Christ, the victor over death, shows us the evidence of His Divine Mercy.  He invites us to share in the strength of His Body and Blood, and invites us to share fully in the life of His Holy Spirit.  Yet these invitations serve a larger purpose.  God wills that each of us might courageously proclaim the Good News about the Risen Jesus.  But our proclamation must begin with our extending Jesus’ Divine Mercy to our debtors as willingly as we have accepted Divine Mercy for our own debts.

Saturday within the Octave of Easter

Saturday within the Octave of Easter
Acts 4:13-21  +  Mark 16:9-15
April 7, 2018

I will give thanks to you, for you have answered me.

Throughout the Blessed Virgin Mary’s life, humility marked her approach to her Lord.  Humility is not a virtue that one can ever spiritually outgrow.  Whatever graces God gives us, they are given for the unfolding of His plan, which often remains to us a mystery.  Even as we apply these graces in our lives, we must do so with humility, as day by day, another aspect of the mystery of our vocation is shown to us.

Even at the foot of the Cross, Mary prayed in humility.  It was with humility that she rejoiced at the sight of her Son risen from the dead.  Seeing Jesus on that first Easter Sunday, she would not have known exactly how He was preparing His disciples—through the power of the Holy Spirit—to form a Church.  Nor would she have known exactly how Jesus’ words to her from the Cross—“Woman, behold your son”—were about to flower with new meaning, when she became the Mother of the Church on the day of Pentecost.

If you do not already know it by heart, take the opportunity to learn the prayer Regina Caeli, the traditional Marian prayer of Easter:

V. Queen of Heaven, rejoice, alleluia. / R. For He whom you did merit to bear, alleluia.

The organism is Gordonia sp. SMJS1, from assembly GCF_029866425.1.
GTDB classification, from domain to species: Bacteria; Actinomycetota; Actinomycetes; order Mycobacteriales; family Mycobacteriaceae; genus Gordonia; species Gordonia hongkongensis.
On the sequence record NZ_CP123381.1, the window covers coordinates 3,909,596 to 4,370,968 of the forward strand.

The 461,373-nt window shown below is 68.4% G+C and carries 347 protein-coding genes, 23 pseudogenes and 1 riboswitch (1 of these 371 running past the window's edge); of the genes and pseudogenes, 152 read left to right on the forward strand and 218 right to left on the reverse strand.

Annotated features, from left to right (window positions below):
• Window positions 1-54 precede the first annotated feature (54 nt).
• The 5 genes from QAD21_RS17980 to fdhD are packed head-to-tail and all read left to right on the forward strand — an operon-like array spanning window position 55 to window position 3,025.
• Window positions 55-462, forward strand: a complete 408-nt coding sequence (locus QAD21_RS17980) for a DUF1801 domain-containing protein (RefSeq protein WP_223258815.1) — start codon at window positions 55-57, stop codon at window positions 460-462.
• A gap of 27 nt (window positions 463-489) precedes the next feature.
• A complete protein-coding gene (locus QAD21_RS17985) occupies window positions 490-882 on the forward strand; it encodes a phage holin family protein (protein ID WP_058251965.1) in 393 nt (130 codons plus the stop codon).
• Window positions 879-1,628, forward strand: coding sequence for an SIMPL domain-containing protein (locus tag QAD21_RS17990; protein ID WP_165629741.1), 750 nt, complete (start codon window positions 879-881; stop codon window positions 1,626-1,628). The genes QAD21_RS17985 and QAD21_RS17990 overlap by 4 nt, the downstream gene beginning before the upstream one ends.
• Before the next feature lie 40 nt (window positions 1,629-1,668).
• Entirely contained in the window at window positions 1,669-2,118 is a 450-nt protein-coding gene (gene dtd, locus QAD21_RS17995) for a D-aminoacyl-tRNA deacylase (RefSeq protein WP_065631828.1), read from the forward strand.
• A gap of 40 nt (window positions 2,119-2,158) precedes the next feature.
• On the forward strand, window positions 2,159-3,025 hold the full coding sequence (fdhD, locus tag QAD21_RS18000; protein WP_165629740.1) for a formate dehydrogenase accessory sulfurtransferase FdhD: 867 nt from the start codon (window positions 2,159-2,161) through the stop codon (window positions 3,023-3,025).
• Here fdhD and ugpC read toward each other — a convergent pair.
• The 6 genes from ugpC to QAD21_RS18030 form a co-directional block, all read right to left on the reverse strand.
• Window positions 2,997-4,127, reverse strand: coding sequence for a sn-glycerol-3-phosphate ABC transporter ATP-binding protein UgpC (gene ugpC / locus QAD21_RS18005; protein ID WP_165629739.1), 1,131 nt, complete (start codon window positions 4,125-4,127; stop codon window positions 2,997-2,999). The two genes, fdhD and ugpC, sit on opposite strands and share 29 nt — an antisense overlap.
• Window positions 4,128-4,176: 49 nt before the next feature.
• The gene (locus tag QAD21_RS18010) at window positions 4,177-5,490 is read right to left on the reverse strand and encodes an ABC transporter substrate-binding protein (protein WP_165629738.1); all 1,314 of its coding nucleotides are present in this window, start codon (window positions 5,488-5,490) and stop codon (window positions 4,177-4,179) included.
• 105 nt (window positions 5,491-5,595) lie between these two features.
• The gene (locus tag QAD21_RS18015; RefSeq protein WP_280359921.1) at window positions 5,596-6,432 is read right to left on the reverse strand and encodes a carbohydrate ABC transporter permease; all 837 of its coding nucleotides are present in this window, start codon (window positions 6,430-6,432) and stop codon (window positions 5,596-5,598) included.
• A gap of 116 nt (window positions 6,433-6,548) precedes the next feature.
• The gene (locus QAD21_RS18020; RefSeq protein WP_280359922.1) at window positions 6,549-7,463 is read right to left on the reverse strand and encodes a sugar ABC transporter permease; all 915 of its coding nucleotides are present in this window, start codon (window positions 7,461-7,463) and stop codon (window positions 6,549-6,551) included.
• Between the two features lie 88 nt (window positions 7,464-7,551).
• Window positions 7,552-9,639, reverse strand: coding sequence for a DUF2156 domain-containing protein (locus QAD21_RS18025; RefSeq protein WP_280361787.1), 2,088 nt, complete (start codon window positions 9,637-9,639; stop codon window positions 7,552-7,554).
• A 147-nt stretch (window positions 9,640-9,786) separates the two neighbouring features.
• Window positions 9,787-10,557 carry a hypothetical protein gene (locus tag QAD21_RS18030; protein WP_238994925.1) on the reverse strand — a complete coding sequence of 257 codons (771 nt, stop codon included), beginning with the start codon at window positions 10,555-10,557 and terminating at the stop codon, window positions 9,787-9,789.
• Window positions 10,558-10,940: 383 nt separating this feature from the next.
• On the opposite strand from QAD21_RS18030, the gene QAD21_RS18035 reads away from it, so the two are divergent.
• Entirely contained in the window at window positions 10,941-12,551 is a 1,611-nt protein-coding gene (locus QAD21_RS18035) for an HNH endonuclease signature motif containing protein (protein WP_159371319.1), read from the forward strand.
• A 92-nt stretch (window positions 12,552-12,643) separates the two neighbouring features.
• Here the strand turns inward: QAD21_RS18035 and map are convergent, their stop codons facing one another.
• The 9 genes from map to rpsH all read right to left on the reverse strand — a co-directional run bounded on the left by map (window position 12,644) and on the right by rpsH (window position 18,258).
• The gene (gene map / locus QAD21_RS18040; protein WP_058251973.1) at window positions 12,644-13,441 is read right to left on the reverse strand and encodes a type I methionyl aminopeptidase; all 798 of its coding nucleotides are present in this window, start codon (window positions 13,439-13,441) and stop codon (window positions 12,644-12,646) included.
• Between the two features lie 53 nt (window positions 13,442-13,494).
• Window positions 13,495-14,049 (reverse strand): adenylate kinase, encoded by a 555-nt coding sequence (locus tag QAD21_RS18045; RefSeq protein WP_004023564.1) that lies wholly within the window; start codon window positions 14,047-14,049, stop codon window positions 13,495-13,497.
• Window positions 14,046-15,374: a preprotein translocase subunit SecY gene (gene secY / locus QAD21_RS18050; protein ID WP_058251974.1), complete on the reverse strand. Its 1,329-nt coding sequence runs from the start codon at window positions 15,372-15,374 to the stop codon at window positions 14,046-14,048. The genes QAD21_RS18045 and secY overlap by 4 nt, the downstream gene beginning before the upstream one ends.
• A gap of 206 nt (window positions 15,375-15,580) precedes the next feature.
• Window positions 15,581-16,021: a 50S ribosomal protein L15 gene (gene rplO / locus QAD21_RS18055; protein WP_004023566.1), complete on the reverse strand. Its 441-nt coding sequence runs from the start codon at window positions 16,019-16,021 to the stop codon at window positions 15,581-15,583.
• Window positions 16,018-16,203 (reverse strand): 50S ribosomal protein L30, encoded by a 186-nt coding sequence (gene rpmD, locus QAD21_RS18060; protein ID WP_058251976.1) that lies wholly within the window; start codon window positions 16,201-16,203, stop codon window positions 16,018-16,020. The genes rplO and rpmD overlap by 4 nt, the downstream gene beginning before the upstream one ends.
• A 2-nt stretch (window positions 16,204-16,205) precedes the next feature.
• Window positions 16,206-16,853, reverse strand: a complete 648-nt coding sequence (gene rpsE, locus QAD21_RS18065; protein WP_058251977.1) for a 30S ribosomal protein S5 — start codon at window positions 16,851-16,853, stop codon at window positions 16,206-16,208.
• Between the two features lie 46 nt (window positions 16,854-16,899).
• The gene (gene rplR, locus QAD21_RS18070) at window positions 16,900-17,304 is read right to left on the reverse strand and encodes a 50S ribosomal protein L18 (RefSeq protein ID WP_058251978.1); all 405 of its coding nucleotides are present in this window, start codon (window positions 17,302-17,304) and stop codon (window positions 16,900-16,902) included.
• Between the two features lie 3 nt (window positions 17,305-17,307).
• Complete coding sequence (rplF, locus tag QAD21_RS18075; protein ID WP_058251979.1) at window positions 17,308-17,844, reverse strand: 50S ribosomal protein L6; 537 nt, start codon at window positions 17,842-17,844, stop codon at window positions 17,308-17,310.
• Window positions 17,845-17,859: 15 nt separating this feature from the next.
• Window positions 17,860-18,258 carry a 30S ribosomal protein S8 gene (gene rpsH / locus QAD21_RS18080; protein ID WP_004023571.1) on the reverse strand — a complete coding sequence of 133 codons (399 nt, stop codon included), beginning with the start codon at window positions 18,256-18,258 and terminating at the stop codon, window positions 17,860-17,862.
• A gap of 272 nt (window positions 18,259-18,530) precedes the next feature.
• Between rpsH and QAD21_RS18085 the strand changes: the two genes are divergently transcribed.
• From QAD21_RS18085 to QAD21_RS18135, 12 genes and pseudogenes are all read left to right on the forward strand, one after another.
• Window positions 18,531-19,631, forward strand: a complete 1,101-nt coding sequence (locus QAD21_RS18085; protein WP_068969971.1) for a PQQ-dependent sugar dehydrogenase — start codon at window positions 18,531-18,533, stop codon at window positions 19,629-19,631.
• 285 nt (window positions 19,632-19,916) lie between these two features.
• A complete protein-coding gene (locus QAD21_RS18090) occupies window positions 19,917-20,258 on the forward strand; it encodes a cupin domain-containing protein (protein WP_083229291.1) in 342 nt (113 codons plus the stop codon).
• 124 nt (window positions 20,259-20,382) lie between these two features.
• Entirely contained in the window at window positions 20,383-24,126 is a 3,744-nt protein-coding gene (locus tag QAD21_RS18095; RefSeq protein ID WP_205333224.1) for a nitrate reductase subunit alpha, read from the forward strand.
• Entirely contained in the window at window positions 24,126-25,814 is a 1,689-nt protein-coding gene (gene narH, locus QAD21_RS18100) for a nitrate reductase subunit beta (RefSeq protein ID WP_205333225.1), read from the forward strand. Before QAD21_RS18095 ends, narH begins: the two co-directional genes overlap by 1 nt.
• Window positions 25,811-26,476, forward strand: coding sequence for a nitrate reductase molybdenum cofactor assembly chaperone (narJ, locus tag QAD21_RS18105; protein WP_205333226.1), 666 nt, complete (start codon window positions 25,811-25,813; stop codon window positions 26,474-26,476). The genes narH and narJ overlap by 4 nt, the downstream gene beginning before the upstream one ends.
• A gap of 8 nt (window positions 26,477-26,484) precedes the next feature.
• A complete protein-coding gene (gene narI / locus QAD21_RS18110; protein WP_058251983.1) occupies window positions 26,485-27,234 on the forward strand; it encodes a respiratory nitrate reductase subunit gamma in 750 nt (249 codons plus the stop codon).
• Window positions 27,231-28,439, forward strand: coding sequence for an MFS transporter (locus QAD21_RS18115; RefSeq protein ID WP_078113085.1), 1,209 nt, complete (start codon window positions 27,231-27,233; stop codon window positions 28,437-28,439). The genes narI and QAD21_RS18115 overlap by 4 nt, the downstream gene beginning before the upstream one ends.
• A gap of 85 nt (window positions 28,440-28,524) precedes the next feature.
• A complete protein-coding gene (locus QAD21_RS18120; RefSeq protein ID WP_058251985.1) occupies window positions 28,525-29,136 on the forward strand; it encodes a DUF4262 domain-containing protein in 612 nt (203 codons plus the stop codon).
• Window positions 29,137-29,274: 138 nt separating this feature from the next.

V. Has risen, as he said, alleluia. / R. Pray for us to God, alleluia.

V. Rejoice and be glad, O Virgin Mary, alleluia. / R. For the Lord has truly risen, alleluia.

Let us pray. O God, who gave joy to the world through the resurrection of Thy Son, our Lord Jesus Christ, grant we beseech Thee, that through the intercession of the Virgin Mary, His Mother, we may obtain the joys of everlasting life. Through the same Christ our Lord. Amen.

Friday within the Octave of Easter

Friday within the Octave of Easter
Acts 4:1-12  +  John 21:1-14
April 6, 2018

He revealed Himself in this way.

What does St. John the Evangelist mean when he reports to us that the disciples “dared” not ask Jesus “Who are you?”  After all, the Beloved Disciple had told Peter that this was the Lord.  Today’s Gospel passage suggests some unresolved ambiguity.  While the miracle of catching 153 fish convinced the disciples who He was, there was still some reason for them to ask His identity.  His miracle convinced them, but His appearance did not.

So the Risen Jesus, in His glorified Body, was the same person, yet somehow different.  He had the same two natures—human and divine—yet He was somehow different.  The Resurrection narratives demonstrate some of the ways in which Jesus was different after His rising from the dead:  most famously—as we will hear this coming Sunday—the Risen Lord had a physical body that could pass through solid matter.

The point here is that in His Risen Body, Jesus looks different to His disciples.  He looks different enough to cause some confusion in their minds:  at least enough confusion for them to be tempted to “dare” ask Him “Who are you?”  For ourselves, regarding both our meditation and our speaking to the Lord in prayer, we should ask:  do we expect the Lord to appear to us in some certain way?  How might God want to surprise us in making Himself known to us, and in showing us His love?